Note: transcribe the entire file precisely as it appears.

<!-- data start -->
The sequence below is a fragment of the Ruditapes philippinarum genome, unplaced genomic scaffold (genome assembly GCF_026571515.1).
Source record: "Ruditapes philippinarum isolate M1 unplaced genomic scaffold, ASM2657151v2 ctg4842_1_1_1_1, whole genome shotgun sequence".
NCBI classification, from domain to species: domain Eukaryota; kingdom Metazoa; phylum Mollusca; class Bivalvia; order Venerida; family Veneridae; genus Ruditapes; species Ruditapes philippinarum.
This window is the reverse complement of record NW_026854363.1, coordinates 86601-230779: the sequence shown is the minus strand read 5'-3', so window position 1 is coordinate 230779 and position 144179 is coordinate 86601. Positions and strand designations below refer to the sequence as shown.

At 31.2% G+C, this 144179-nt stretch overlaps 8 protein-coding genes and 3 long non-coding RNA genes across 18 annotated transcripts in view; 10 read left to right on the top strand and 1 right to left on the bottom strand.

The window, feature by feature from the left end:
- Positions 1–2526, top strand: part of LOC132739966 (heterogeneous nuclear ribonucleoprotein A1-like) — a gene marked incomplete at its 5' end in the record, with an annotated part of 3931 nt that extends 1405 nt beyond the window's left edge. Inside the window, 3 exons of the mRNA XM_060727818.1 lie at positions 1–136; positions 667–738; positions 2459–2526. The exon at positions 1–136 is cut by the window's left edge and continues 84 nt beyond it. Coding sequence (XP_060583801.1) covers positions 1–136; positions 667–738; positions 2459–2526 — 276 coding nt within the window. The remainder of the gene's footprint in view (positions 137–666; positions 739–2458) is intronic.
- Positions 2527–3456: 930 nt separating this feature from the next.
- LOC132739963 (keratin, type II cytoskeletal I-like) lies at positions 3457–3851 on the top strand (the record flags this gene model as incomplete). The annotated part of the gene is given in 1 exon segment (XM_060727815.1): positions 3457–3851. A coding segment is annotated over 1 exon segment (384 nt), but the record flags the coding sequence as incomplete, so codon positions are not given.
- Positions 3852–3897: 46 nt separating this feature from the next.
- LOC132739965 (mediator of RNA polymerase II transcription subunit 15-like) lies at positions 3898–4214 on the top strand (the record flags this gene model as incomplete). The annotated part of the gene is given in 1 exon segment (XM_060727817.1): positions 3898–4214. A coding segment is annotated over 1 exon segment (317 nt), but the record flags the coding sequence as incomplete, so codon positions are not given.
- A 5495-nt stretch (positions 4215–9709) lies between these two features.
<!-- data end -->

The sequence below is a fragment of the Ruditapes philippinarum genome, unplaced genomic scaffold (genome assembly GCF_026571515.1).
Source record: "Ruditapes philippinarum isolate M1 unplaced genomic scaffold, ASM2657151v2 ctg4842_1_1_1_1, whole genome shotgun sequence".
NCBI classification, from domain to species: domain Eukaryota; kingdom Metazoa; phylum Mollusca; class Bivalvia; order Venerida; family Veneridae; genus Ruditapes; species Ruditapes philippinarum.
This window is the reverse complement of record NW_026854363.1, coordinates 86601-230779: the sequence shown is the minus strand read 5'-3', so window position 1 is coordinate 230779 and position 144179 is coordinate 86601. Positions and strand designations below refer to the sequence as shown.

At 31.2% G+C, this 144179-nt stretch overlaps 8 protein-coding genes and 3 long non-coding RNA genes across 18 annotated transcripts in view; 10 read left to right on the top strand and 1 right to left on the bottom strand.

The window, feature by feature from the left end:
- Positions 1–2526, top strand: part of LOC132739966 (heterogeneous nuclear ribonucleoprotein A1-like) — a gene marked incomplete at its 5' end in the record, with an annotated part of 3931 nt that extends 1405 nt beyond the window's left edge. Inside the window, 3 exons of the mRNA XM_060727818.1 lie at positions 1–136; positions 667–738; positions 2459–2526. The exon at positions 1–136 is cut by the window's left edge and continues 84 nt beyond it. Coding sequence (XP_060583801.1) covers positions 1–136; positions 667–738; positions 2459–2526 — 276 coding nt within the window. The remainder of the gene's footprint in view (positions 137–666; positions 739–2458) is intronic.
- Positions 2527–3456: 930 nt separating this feature from the next.
- LOC132739963 (keratin, type II cytoskeletal I-like) lies at positions 3457–3851 on the top strand (the record flags this gene model as incomplete). The annotated part of the gene is given in 1 exon segment (XM_060727815.1): positions 3457–3851. A coding segment is annotated over 1 exon segment (384 nt), but the record flags the coding sequence as incomplete, so codon positions are not given.
- Positions 3852–3897: 46 nt separating this feature from the next.
- LOC132739965 (mediator of RNA polymerase II transcription subunit 15-like) lies at positions 3898–4214 on the top strand (the record flags this gene model as incomplete). The annotated part of the gene is given in 1 exon segment (XM_060727817.1): positions 3898–4214. A coding segment is annotated over 1 exon segment (317 nt), but the record flags the coding sequence as incomplete, so codon positions are not given.
- A 5495-nt stretch (positions 4215–9709) lies between these two features.